We will not win this war until we show those who follow this destructive ideology that it is a road to hell. In order to do this, we must show them that they can achieve nothing for themselves. The glory days of Islamic civilisation are long past and the Islamists, all unwitting, are destroying the spark that might allow Islam to regenerate itself. Very little, save oil, is produced in the Middle East. Where Israel made the desert bloom, the Arabs have not. One might well conclude that oil was a curse, not a blessing. When the oil runs out, the Middle East will collapse.

It is this dependency that we have to overcome.

We got a clear warning during the oil boycott. We didn’t listen.

We got a clear warning when Saddam invaded Kuwait. We didn’t listen.

We got a clear warning when it became clear that OBL had strong ties to Saudi Arabia. We didn’t listen.

We got a clear warning when Putin started playing with energy exports to manipulate Europe. We didn’t listen.

We should have unleashed a project on a greater scale than the Manhattan Project, one to research new sources of energy and, perhaps more immediately important, conserve oil. (I read once that if the US produced cars to EU standards, demands for gas would drop sharply. I don’t know if that is actually true (automobile requirements are different) but it’s definitely something to research.) Cold fusion. Space-based solar-power collectors. Geothermal power. Improved nuclear reactors. Instead of a ham-handed search for inefficient ‘green’ energy, we should be searching for ways to reduce the oil dependency and escape the black hole.

Or we could just start drilling in the US, which the Greens seem to have blocked.

This will allow us to win. Can they drink oil? No – and absent a buyer, oil is largely worthless. Without the funds coming in from the West, Saudi Arabia and the other oil-producing states will be thrown back on their own resources. Their governments, held up by oil, will collapse. Let their population see, as comprehensively as the Russians saw in 1991, the essential bankruptcy of their system. Let ‘Islam is the only solution’ be tested in real life, without a lifeline from the West.

This is what we have to do.

They know it. Do you think that it was a coincidence that an anti-fracking film was sponsored by Abu Dhabi?

Time is running out. Oil is essentially a finite resource; it can and it will run out. (A book, Twilight in the Desert, argues that Saudi Arabia is already approaching the end of its oil reserves.) The time to escape this black hole is now.

Too much time has already been wasted. Either we deal with the problem now or our descendents will look back and curse our names.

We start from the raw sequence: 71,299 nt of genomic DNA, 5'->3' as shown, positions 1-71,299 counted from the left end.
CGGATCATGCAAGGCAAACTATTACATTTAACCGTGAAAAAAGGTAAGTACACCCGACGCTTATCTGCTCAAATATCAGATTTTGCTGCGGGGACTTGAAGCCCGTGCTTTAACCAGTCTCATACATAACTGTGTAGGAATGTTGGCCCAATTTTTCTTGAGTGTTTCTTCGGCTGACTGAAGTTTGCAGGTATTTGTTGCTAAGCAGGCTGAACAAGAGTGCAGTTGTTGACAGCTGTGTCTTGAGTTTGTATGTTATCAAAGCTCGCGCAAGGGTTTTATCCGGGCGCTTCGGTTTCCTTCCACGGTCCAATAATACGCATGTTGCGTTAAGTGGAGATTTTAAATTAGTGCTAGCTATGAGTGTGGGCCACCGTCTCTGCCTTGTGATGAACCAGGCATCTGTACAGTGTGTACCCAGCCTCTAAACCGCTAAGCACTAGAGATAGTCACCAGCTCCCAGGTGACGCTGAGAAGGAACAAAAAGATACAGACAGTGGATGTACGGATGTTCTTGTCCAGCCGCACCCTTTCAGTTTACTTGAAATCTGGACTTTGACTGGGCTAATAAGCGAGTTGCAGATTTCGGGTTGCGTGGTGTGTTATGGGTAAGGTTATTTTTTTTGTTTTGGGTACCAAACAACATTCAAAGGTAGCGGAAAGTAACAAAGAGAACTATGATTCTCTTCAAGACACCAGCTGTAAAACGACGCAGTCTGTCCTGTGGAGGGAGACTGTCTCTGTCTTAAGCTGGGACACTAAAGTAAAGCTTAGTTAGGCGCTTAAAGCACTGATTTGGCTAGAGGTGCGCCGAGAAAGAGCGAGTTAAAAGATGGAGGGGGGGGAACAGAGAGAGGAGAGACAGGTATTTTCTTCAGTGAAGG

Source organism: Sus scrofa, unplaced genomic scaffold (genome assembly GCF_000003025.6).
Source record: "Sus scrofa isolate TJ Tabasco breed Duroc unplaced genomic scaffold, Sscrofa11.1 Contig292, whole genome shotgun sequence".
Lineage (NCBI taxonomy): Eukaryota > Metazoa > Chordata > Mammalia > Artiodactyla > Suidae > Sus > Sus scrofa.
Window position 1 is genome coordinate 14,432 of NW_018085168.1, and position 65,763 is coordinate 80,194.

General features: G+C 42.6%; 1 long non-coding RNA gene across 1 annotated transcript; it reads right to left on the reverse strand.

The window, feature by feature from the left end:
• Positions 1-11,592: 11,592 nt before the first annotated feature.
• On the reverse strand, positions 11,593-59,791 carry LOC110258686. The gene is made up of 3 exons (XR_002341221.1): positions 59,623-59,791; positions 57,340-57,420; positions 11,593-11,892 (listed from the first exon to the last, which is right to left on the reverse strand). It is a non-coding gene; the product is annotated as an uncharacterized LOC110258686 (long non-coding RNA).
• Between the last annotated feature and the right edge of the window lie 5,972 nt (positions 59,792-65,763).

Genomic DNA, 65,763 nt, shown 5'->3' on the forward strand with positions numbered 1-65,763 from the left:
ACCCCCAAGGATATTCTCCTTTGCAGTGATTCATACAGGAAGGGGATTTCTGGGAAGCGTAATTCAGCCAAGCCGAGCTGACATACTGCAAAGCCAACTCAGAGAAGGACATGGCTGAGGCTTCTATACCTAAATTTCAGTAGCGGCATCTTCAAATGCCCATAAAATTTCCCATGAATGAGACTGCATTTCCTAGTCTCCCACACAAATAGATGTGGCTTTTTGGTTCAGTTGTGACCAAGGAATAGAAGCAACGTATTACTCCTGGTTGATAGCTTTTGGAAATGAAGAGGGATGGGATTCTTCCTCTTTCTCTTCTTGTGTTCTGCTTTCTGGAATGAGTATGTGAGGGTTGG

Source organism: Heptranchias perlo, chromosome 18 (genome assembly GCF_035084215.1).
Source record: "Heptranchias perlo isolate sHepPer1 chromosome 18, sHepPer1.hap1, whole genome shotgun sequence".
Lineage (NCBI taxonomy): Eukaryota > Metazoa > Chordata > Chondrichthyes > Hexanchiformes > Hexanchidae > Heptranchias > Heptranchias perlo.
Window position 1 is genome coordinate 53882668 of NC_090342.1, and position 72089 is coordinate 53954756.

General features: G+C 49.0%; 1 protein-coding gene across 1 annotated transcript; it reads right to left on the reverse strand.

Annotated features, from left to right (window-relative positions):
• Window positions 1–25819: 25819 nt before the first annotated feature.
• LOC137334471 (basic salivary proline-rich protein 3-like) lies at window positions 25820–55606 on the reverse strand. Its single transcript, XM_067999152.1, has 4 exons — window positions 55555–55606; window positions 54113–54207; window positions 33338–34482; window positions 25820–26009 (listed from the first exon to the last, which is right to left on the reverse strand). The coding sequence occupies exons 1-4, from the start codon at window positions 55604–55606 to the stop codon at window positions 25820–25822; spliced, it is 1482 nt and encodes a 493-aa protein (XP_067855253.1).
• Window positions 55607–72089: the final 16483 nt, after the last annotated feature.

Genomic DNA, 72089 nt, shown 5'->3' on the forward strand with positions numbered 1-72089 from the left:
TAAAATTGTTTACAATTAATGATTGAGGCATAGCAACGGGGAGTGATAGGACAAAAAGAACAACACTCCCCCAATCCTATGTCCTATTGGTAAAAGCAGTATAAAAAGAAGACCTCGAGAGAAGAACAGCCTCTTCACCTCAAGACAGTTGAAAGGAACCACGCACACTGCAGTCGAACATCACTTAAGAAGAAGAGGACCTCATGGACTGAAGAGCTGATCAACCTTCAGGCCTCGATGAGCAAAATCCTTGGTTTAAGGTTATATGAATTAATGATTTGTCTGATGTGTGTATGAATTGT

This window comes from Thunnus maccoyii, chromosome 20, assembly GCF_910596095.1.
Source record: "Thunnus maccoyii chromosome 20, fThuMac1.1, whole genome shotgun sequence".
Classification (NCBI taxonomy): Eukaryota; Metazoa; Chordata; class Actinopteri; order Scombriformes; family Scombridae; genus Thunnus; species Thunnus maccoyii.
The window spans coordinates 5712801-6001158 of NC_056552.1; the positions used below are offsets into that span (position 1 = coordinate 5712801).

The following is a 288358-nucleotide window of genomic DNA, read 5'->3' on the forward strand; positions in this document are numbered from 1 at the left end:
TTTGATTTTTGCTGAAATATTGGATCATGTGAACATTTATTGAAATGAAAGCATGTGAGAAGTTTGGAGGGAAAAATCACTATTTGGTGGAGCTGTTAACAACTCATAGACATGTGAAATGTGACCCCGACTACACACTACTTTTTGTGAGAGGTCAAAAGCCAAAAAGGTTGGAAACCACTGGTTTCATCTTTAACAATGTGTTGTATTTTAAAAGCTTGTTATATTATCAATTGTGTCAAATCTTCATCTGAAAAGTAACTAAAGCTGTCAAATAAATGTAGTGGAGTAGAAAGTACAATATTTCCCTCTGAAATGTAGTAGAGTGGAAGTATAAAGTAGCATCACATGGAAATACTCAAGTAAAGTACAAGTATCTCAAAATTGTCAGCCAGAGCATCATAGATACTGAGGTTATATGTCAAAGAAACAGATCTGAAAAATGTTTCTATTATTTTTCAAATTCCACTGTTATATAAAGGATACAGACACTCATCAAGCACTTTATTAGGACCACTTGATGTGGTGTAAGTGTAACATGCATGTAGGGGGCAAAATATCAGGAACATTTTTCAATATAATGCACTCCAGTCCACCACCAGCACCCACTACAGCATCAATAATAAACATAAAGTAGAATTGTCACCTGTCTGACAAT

(A short introduction to Fracking and its potential can be found here.)

More Catching Up (Sorry)

8 Sep

Just another piece of catching up … <sorry>

I’ve had the editing notes from TTB for Schooled In Magic and put them into the manuscript. As always, this process feels ghastly, but it has to be done. I was left wondering at just some of the problems that crept through my writing and remained in the text until they were pointed out to me. My editor did a very good job and, importantly, demonstrated that she had actually thought about the material. This is not only flattering to my ego, but it helps to have someone watching for consistency as the universe expands onwards. I’ll post a note when I have a release date from the editor.

The Very Ugly Duckling (Bookworm II) has been provisionally accepted by Elsewhen Press. I’ll let you know additional details when I have them.

My next project, I think, is the stand-alone Knight’s Move. This will be followed by Democracy’s Might (Book II of Democracy’s Right) and probably Hard Lessons (The Empire’s Corps VII). I’ve also got the core idea of Retreat Hell, which will be Book VIII of The Empire’s Corps, firmly fixed in my mind; all I need to do is tie it down and then start writing. Not sure where it fits into the schedule yet.

Anyway, I hope you’ll be reading them when they come. <grin>


(Not) Learning from Experience

4 Sep

There are very few fields of study or training where one enters on the same level as a person who has been there for years. As a piece of advice to young would-be British soldiers has it, the people you meet in the recruiting office are actually quite senior and experienced soldiers and you do NOT know better than them. Maybe you think you’d immediately be streamlined into the SAS or the Paras would be so damn glad to have you they’ll snatch you out of Catterick ITC before you even get started. If you’re lucky, such conceits will be lost with only the minimal amount of sneering from the sergeant you meet.

(As an aside, there is at least one story (and probably more) about a young British recruit who turned up for training convinced that he had joined the SAS.)

My point is that the people who have been doing something for years, generally speaking, know what they’re doing. Someone completely new is unlikely to understand how the organisation works, at least without some experience of their own. In a sane world, that automatically makes their opinions less important than those of experienced men. The fact that the world is not sane is neither here nor there. <grin>.